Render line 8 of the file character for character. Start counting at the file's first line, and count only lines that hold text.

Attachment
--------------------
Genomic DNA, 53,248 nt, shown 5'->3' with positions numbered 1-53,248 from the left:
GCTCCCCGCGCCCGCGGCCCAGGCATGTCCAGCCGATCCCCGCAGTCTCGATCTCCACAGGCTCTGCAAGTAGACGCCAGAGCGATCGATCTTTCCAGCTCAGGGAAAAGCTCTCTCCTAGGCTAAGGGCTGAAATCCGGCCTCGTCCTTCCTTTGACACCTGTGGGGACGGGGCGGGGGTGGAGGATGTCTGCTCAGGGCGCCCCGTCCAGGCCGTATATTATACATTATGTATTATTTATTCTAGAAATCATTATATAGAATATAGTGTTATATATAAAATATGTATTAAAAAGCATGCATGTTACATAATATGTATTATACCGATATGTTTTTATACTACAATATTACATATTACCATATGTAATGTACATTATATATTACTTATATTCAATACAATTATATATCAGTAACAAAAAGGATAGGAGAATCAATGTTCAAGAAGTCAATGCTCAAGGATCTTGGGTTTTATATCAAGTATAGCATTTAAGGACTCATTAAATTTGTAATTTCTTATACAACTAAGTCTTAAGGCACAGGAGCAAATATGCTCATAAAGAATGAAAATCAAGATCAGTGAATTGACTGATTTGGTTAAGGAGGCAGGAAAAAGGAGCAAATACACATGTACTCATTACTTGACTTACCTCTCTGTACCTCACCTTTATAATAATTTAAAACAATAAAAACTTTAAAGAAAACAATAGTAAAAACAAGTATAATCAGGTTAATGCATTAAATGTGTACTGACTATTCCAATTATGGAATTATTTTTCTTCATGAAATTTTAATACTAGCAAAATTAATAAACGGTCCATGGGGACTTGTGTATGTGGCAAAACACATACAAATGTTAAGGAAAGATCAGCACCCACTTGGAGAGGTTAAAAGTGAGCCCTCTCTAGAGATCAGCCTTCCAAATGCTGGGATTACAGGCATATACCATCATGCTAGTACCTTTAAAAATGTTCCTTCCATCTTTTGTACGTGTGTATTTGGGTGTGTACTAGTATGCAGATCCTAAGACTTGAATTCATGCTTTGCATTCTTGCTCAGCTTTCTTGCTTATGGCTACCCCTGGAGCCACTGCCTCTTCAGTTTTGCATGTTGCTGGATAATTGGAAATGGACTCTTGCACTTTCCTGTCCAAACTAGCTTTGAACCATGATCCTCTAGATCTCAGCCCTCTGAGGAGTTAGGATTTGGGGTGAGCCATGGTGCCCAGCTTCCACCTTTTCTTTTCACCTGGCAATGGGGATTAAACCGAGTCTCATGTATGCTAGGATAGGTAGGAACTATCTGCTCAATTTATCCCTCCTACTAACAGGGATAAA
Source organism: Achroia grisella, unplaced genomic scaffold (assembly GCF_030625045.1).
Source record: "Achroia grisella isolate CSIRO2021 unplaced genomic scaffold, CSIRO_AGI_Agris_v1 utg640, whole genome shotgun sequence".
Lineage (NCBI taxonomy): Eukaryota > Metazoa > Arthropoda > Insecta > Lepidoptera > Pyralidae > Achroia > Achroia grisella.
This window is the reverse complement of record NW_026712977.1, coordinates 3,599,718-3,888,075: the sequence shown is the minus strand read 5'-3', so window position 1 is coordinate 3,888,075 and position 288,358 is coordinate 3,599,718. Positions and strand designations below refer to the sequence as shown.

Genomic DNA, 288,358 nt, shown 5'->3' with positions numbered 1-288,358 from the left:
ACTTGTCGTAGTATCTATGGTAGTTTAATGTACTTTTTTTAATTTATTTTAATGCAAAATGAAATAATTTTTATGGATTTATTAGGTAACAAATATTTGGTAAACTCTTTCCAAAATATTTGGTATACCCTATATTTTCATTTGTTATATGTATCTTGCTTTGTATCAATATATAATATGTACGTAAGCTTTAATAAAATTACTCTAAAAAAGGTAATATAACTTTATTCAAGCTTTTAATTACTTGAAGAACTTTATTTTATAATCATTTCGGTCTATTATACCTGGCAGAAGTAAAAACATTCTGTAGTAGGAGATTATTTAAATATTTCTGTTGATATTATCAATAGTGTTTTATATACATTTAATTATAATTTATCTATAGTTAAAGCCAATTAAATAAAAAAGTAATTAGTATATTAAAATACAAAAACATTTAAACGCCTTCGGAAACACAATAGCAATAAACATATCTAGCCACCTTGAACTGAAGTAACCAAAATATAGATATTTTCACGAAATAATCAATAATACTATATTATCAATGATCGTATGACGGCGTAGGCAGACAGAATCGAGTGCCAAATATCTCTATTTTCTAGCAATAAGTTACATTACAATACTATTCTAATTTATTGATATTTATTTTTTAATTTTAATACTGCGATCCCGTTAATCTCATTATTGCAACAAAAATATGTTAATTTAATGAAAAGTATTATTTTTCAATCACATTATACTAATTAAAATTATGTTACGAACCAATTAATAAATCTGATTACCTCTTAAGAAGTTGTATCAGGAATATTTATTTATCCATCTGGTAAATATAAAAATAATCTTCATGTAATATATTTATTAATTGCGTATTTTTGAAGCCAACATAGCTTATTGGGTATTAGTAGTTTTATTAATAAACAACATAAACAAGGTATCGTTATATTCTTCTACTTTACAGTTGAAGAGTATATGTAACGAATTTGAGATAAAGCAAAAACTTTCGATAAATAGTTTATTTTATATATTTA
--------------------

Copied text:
ACTTGTCGTAGTATCTATGGTAGTTTAATGTACTTTTTTTAATTTATTTTAATGCAAAATGAAATAATTTTTATGGATTTATTAGGTAACAAATATTTGGTAAACTCTTTCCAAAATATTTGGTATACCCTATATTTTCATTTGTTATATGTATCTTGCTTTGTATCAATATATAATATGTACGTAAGCTTTAATAAAATTACTCTAAAAAAGGTAATATAACTTTATTCAAGCTTTTAATTACTTGAAGAACTTTATTTTATAATCATTTCGGTCTATTATACCTGGCAGAAGTAAAAACATTCTGTAGTAGGAGATTATTTAAATATTTCTGTTGATATTATCAATAGTGTTTTATATACATTTAATTATAATTTATCTATAGTTAAAGCCAATTAAATAAAAAAGTAATTAGTATATTAAAATACAAAAACATTTAAACGCCTTCGGAAACACAATAGCAATAAACATATCTAGCCACCTTGAACTGAAGTAACCAAAATATAGATATTTTCACGAAATAATCAATAATACTATATTATCAATGATCGTATGACGGCGTAGGCAGACAGAATCGAGTGCCAAATATCTCTATTTTCTAGCAATAAGTTACATTACAATACTATTCTAATTTATTGATATTTATTTTTTAATTTTAATACTGCGATCCCGTTAATCTCATTATTGCAACAAAAATATGTTAATTTAATGAAAAGTATTATTTTTCAATCACATTATACTAATTAAAATTATGTTACGAACCAATTAATAAATCTGATTACCTCTTAAGAAGTTGTATCAGGAATATTTATTTATCCATCTGGTAAATATAAAAATAATCTTCATGTAATATATTTATTAATTGCGTATTTTTGAAGCCAACATAGCTTATTGGGTATTAGTAGTTTTATTAATAAACAACATAAACAAGGTATCGTTATATTCTTCTACTTTACAGTTGAAGAGTATATGTAACGAATTTGAGATAAAGCAAAAACTTTCGATAAATAGTTTATTTTATATATTTA